Generously cover ribs with Meathead Memphis Rub.

Time to start your smoker! I’m using a Green Egg. Light high quality lump charcoal and bring the smoker to 225-250 degrees. For this recipe, I like a mix of Hickory and Apple wood. Add whichever wood chunks you prefer and let’s get smokin!  Once smoke is billowing out, add the ribs. Cook for 2 1/5 hours on the smoker.  Add wood chunks as necessary.

I have found that smoking ribs for 4 hours can end up with a dry rib. After the smoke, I move the ribs to CVap for the perfect balance of smoke, bite and tenderness. Cook in CVap for 1.5 – 2 hours at 180 degrees Food Temperature and +40 Food Texture (Browning).

CVap has the ability to precisely finish cooking. Winston CVap Cook and Hold for 1½ to 2 hours at 180d Food Temperature and +40 Food Texture (Browning).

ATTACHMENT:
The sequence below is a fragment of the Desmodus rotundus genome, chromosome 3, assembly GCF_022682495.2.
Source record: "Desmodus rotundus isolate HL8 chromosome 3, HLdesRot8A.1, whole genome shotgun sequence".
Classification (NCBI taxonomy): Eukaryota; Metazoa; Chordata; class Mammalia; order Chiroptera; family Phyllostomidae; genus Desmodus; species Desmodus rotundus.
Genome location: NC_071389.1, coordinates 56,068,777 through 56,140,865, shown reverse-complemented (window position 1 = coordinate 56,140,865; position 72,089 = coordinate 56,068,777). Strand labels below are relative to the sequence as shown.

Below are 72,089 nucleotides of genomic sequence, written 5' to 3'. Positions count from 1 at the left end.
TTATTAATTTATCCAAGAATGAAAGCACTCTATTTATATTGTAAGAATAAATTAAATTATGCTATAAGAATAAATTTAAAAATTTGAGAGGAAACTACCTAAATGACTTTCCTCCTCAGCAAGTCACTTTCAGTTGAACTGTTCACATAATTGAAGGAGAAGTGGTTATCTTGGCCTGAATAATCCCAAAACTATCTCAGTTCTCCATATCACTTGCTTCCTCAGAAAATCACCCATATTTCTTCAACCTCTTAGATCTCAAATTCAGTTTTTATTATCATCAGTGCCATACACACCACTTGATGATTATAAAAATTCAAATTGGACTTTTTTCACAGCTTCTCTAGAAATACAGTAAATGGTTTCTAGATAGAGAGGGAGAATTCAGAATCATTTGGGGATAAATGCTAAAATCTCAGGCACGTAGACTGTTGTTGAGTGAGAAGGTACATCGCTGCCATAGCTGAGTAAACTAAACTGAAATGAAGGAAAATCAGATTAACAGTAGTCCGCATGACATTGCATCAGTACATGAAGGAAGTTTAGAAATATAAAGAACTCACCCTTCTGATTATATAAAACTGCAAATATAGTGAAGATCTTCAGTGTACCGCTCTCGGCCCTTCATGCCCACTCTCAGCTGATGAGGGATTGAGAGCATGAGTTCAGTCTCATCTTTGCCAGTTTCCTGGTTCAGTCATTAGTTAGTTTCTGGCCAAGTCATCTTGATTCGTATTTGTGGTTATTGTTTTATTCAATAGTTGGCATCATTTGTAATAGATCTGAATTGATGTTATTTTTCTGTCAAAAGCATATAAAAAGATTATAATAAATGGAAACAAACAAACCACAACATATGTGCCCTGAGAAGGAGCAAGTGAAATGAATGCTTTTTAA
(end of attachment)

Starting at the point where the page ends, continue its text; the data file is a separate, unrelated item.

Oh, look at the bark! Tender moist ribs, still with a little bite.  YUM!image11 (2)image13

After CVap cooking, place the ribs on foil,
top with drizzle of local honey and a few tablespoons of butter.  Put back on 350 degree grill to heat through and to melt the butter and honey.  Serve now.  If you like sauced, sauce on grill, flip and sauce other side.

If you want to serve the next day, after CVap chill and reheat the next day following the above grill instructions.

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One sauced, one not.  We are here to please all rib lovers!

 

Smokerless Ribs & CVap!

IMG_1428It shouldn’t be a surprise that BBQ is very hot right now! I know not everyone has a smoker in their kitchen, but I follow two websites pretty closely for great information about BBQ and food techniques. The best resource for BBQ that I have ever found is Amazing Ribs and for technique, especially sous vide, I always go to Chef Steps.